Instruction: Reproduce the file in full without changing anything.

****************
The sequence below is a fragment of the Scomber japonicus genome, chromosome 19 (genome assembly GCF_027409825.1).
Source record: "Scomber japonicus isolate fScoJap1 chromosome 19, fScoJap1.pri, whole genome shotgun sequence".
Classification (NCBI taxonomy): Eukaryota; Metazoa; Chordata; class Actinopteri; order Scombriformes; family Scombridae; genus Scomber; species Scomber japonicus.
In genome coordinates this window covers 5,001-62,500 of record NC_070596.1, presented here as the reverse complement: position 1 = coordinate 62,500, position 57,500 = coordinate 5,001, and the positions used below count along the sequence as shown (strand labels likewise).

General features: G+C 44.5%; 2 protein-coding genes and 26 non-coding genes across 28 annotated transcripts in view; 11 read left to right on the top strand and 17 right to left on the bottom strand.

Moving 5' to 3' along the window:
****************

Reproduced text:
The sequence below is a fragment of the Scomber japonicus genome, chromosome 19 (genome assembly GCF_027409825.1).
Source record: "Scomber japonicus isolate fScoJap1 chromosome 19, fScoJap1.pri, whole genome shotgun sequence".
Classification (NCBI taxonomy): Eukaryota; Metazoa; Chordata; class Actinopteri; order Scombriformes; family Scombridae; genus Scomber; species Scomber japonicus.
In genome coordinates this window covers 5,001-62,500 of record NC_070596.1, presented here as the reverse complement: position 1 = coordinate 62,500, position 57,500 = coordinate 5,001, and the positions used below count along the sequence as shown (strand labels likewise).

General features: G+C 44.5%; 2 protein-coding genes and 26 non-coding genes across 28 annotated transcripts in view; 11 read left to right on the top strand and 17 right to left on the bottom strand.

Moving 5' to 3' along the window: